Without much debate in the public domain, and any real chance for people to think about repercussions, the West is now once again intervening in the Middle East, writes Haseeb Rizvi. In reality, Western intervention against ISIS is counter-productive and may strengthen and unite the militant jihadist ideology and spirit.
As Western nations and allies come forward to join the US-led coalition, with the objective of “destroying” ISIS, we must think back to previous wars in modern history which started with similar ambitions; the Taliban in Afghanistan and Al Qaeda across the Middle East. Neither of the aforementioned objectives have been completed, and if anything they have only been strengthened or more difficult to fight against.
Since the dawn of the “war on terror” the world has been duped into a cause which on the surface sounds perfectly reasonable and valid to stand by, whereas in reality the so called war on terror has only heightened terrorism in the Middle East and neighbouring regions – the sad irony being that the victim of both terrorism and the subsequent Western intervention have been civilians, and mostly Muslim civilians. So, what are the likely scenarios following the West’s strikes against ISIS and other militant groups in Iraq and Syria?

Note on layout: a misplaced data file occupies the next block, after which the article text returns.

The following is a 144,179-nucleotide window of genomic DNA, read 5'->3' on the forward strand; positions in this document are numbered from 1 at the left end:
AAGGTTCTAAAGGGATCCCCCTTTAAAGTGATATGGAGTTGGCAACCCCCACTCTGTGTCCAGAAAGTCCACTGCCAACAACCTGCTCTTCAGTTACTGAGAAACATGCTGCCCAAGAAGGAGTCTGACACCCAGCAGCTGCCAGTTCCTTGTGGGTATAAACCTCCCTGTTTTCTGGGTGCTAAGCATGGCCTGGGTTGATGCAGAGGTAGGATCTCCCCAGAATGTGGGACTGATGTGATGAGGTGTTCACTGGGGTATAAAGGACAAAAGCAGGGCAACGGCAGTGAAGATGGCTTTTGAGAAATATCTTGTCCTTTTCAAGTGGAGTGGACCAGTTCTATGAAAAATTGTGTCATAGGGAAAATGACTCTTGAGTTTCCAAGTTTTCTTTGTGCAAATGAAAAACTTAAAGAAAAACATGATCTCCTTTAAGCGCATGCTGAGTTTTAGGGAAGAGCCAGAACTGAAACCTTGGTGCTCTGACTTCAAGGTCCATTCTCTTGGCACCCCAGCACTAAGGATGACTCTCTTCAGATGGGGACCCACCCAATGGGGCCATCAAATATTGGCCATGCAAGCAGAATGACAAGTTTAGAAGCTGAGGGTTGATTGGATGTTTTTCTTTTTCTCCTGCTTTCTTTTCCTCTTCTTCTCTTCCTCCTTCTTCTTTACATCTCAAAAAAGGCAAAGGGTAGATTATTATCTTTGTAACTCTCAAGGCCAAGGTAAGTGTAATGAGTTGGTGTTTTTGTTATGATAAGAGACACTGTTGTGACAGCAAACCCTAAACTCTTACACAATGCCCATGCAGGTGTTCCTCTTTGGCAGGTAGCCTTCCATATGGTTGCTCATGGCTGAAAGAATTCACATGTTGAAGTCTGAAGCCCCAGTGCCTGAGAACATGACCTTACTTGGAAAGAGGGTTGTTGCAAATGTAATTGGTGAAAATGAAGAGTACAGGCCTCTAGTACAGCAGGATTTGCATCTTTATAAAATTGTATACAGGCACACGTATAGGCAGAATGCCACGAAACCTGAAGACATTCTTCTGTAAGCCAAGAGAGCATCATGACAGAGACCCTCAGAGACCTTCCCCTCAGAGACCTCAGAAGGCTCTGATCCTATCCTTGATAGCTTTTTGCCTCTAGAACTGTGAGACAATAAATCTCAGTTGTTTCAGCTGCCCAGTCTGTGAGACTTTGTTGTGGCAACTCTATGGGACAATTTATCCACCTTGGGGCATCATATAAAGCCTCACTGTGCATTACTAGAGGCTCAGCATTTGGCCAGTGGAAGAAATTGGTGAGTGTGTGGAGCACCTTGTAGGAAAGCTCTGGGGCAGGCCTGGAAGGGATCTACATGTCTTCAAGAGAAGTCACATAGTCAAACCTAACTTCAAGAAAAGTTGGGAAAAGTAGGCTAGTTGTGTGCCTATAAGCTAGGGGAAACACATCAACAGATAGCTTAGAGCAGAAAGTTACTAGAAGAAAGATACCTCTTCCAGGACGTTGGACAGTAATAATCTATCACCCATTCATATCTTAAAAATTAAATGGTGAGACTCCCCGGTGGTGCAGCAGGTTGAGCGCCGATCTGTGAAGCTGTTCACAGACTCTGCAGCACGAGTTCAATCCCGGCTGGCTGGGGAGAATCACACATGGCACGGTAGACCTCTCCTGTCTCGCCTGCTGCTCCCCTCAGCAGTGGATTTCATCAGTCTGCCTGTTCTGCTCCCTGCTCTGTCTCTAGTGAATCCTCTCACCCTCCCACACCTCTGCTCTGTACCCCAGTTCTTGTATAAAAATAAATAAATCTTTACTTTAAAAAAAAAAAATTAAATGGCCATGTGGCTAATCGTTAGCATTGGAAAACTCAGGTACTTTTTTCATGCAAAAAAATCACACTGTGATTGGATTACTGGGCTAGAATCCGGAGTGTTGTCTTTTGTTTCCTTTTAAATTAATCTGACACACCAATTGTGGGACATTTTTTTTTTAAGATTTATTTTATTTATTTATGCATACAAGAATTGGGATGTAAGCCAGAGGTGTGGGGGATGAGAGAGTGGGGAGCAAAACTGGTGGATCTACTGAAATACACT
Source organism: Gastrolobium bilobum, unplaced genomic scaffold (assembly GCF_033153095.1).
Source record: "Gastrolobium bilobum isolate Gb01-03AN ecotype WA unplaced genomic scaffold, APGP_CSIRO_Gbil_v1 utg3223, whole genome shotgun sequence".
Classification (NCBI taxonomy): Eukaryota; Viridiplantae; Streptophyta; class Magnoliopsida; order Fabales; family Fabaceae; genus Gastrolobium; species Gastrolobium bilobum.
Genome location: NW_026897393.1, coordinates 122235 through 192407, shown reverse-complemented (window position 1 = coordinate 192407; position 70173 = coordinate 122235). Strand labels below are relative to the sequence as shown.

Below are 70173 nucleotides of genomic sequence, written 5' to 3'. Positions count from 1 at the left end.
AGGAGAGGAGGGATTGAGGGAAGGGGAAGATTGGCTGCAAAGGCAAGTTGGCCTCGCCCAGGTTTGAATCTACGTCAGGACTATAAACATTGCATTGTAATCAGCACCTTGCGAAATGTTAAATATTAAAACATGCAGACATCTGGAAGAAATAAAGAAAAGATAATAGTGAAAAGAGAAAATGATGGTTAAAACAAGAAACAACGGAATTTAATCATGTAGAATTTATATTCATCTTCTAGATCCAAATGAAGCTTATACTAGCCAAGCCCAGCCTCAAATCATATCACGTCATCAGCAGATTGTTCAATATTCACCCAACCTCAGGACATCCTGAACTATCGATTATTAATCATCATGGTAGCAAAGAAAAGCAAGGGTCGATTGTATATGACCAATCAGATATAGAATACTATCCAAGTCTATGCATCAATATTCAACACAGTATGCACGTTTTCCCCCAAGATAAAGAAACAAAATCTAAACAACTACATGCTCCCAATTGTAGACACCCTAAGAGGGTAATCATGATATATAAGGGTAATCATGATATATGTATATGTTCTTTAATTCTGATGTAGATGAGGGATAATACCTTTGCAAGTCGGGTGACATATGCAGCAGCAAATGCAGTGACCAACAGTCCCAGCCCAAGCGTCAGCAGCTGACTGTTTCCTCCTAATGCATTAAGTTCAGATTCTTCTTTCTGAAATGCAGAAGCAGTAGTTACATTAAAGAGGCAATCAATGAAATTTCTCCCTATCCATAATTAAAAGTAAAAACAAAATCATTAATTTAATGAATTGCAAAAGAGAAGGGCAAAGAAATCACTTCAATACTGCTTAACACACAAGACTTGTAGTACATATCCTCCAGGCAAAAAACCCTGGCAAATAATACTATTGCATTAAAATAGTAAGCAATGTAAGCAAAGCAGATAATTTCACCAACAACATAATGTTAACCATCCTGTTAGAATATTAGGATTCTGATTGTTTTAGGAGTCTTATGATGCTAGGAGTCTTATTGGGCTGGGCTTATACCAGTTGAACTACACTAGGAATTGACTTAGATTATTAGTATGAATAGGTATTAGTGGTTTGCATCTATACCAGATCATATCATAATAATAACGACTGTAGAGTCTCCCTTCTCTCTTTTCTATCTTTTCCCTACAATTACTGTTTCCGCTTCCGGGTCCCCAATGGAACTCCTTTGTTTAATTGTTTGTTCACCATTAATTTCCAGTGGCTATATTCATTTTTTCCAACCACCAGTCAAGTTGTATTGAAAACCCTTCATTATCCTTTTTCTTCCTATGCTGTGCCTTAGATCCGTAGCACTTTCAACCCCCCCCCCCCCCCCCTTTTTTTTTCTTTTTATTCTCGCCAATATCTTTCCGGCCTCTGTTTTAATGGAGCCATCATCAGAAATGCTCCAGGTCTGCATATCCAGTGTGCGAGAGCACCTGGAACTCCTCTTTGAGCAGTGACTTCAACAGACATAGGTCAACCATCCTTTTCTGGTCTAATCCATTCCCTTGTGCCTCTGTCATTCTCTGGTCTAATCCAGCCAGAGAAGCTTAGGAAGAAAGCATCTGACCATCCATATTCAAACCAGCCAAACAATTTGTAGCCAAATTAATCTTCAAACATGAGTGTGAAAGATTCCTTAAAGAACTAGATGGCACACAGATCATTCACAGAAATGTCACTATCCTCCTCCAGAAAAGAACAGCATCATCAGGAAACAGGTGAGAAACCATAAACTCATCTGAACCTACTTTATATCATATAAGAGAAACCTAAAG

1. ISIS and other militants could simply disperse amongst civilians.
Yes, militant groups will be heavily affected and weakened by airstrikes against their positions and stronghold – but will it defeat them? Well if history is anything to go by, most likely not. The Taliban still exist in Afghanistan and are still killing civilians, police and armed forces. Not only do they still exist, but as a result of the Western invasion of Afghanistan they found new safe havens amongst civilian populations, making the task of defeating them even more complicated. Not only that, but Western intervention directly triggered the Taliban’s move into areas of Pakistan to cause mayhem there (and the Pakistani Army are still engaging with them at this very moment in time).